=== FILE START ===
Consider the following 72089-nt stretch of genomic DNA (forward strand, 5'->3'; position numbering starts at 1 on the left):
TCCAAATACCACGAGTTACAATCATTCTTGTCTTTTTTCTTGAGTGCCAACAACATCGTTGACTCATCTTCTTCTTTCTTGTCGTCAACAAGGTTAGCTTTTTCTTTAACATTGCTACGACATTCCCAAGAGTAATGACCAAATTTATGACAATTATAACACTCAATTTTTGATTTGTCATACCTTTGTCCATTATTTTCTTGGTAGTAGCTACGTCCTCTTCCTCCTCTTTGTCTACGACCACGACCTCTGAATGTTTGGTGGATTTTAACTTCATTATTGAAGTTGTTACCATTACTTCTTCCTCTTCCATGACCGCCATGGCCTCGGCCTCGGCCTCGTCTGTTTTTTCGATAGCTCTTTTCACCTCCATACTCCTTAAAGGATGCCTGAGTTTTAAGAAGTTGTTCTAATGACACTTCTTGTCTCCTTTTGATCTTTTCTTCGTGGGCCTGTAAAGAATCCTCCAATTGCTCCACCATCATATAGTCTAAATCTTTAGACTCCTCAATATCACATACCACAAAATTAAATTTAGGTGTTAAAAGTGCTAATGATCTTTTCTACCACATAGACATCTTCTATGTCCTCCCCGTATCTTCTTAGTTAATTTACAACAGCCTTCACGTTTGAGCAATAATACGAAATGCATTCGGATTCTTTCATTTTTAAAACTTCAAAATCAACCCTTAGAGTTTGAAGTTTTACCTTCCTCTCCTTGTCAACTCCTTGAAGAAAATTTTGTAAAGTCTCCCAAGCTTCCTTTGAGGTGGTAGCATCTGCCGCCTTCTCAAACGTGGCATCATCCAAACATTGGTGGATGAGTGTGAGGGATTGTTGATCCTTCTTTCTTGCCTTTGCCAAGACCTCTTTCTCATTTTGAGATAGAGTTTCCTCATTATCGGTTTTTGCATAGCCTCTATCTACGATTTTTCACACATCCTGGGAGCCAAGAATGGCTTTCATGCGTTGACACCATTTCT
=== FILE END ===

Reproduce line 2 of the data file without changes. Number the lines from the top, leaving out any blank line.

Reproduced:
TCCAAATACCACGAGTTACAATCATTCTTGTCTTTTTTCTTGAGTGCCAACAACATCGTTGACTCATCTTCTTCTTTCTTGTCGTCAACAAGGTTAGCTTTTTCTTTAACATTGCTACGACATTCCCAAGAGTAATGACCAAATTTATGACAATTATAACACTCAATTTTTGATTTGTCATACCTTTGTCCATTATTTTCTTGGTAGTAGCTACGTCCTCTTCCTCCTCTTTGTCTACGACCACGACCTCTGAATGTTTGGTGGATTTTAACTTCATTATTGAAGTTGTTACCATTACTTCTTCCTCTTCCATGACCGCCATGGCCTCGGCCTCGGCCTCGTCTGTTTTTTCGATAGCTCTTTTCACCTCCATACTCCTTAAAGGATGCCTGAGTTTTAAGAAGTTGTTCTAATGACACTTCTTGTCTCCTTTTGATCTTTTCTTCGTGGGCCTGTAAAGAATCCTCCAATTGCTCCACCATCATATAGTCTAAATCTTTAGACTCCTCAATATCACATACCACAAAATTAAATTTAGGTGTTAAAAGTGCTAATGATCTTTTCTACCACATAGACATCTTCTATGTCCTCCCCGTATCTTCTTAGTTAATTTACAACAGCCTTCACGTTTGAGCAATAATACGAAATGCATTCGGATTCTTTCATTTTTAAAACTTCAAAATCAACCCTTAGAGTTTGAAGTTTTACCTTCCTCTCCTTGTCAACTCCTTGAAGAAAATTTTGTAAAGTCTCCCAAGCTTCCTTTGAGGTGGTAGCATCTGCCGCCTTCTCAAACGTGGCATCATCCAAACATTGGTGGATGAGTGTGAGGGATTGTTGATCCTTCTTTCTTGCCTTTGCCAAGACCTCTTTCTCATTTTGAGATAGAGTTTCCTCATTATCGGTTTTTGCATAGCCTCTATCTACGATTTTTCACACATCCTGGGAGCCAAGAATGGCTTTCATGCGTTGACACCATTTCT